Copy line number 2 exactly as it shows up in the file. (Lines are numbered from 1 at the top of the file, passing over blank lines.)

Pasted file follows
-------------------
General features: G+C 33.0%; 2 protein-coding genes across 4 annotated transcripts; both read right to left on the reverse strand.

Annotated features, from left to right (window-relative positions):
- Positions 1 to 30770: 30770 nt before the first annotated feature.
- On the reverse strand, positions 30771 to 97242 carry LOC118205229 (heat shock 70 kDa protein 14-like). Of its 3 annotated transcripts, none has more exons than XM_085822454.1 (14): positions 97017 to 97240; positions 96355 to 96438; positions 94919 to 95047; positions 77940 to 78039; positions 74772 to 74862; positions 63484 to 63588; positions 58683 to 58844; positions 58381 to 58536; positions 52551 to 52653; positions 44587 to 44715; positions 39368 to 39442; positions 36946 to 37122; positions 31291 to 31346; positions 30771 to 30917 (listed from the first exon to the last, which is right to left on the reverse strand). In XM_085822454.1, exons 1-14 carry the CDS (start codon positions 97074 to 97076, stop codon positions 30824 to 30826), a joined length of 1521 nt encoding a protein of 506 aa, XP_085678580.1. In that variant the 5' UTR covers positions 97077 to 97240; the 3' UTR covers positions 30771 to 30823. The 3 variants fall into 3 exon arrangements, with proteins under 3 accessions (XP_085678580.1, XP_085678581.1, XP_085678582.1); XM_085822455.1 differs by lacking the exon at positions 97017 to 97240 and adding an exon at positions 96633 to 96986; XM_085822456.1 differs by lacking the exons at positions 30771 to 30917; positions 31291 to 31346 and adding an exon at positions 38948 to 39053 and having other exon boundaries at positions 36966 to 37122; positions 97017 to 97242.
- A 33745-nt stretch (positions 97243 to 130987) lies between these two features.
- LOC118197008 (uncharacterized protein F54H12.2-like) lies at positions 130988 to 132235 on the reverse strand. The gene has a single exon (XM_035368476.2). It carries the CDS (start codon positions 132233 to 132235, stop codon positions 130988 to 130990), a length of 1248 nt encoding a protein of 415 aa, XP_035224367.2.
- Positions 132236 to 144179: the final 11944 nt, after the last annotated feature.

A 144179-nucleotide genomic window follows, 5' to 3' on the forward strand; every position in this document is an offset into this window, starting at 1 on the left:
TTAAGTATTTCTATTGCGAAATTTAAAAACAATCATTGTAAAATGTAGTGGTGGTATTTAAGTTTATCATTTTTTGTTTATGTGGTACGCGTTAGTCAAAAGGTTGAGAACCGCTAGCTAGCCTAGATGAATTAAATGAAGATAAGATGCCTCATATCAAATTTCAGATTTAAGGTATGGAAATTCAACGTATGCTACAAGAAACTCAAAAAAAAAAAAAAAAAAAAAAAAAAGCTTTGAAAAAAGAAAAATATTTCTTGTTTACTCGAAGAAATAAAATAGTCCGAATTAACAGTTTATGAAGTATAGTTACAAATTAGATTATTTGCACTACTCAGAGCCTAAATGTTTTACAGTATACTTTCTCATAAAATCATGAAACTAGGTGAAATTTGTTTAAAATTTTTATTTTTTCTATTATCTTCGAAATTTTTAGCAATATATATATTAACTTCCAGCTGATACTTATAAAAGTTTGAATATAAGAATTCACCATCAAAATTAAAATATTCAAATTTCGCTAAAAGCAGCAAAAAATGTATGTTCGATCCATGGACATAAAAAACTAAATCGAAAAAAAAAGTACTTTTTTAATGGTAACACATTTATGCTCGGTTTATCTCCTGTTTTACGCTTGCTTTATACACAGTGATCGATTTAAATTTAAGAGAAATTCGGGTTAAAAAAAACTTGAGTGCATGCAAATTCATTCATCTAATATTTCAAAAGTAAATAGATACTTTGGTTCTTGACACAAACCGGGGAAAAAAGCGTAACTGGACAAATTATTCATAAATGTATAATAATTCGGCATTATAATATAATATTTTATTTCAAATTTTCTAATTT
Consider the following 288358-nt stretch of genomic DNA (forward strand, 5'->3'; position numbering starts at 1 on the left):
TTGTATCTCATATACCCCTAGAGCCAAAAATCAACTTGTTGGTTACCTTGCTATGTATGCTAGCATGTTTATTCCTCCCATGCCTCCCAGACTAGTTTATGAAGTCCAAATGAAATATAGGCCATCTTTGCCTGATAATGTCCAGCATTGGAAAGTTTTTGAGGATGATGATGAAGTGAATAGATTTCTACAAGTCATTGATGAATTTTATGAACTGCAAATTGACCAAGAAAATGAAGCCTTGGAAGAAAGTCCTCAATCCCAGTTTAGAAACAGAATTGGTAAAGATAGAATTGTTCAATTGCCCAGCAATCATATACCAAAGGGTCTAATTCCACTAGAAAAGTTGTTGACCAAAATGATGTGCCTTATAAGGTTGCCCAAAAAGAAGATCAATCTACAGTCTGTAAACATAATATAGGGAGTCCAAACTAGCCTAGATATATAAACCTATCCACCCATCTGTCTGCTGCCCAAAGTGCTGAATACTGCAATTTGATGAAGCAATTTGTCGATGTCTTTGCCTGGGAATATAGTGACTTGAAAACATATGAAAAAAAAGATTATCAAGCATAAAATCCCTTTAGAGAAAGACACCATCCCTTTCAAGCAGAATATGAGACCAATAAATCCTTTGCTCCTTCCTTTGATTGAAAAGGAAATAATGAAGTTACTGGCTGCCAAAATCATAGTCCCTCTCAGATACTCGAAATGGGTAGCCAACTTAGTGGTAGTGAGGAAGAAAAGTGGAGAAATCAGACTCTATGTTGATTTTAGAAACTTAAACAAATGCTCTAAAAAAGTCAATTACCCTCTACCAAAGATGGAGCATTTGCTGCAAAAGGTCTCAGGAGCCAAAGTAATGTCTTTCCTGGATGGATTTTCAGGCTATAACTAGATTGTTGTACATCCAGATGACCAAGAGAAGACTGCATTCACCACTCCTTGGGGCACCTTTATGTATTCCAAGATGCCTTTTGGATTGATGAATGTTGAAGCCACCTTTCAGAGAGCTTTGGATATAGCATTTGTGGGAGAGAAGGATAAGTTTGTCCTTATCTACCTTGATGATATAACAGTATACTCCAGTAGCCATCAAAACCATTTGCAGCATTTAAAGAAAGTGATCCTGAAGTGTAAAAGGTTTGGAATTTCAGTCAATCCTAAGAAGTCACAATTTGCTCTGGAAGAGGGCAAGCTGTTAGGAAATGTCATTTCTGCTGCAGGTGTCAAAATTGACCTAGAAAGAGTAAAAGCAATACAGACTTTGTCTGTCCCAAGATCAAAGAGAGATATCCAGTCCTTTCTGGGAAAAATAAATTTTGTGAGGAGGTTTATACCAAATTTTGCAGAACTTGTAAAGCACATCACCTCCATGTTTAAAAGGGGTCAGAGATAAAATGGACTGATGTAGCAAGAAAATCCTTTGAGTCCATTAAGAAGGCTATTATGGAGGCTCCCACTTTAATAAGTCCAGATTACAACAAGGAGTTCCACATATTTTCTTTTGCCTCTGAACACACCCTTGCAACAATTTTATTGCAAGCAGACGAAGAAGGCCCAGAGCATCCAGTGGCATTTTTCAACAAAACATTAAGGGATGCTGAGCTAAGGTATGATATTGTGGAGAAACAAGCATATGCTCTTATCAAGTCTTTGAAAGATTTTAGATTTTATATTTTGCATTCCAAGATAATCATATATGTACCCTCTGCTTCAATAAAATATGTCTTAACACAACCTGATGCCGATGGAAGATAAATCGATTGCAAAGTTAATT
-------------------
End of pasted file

Annotated features, from left to right (window-relative positions):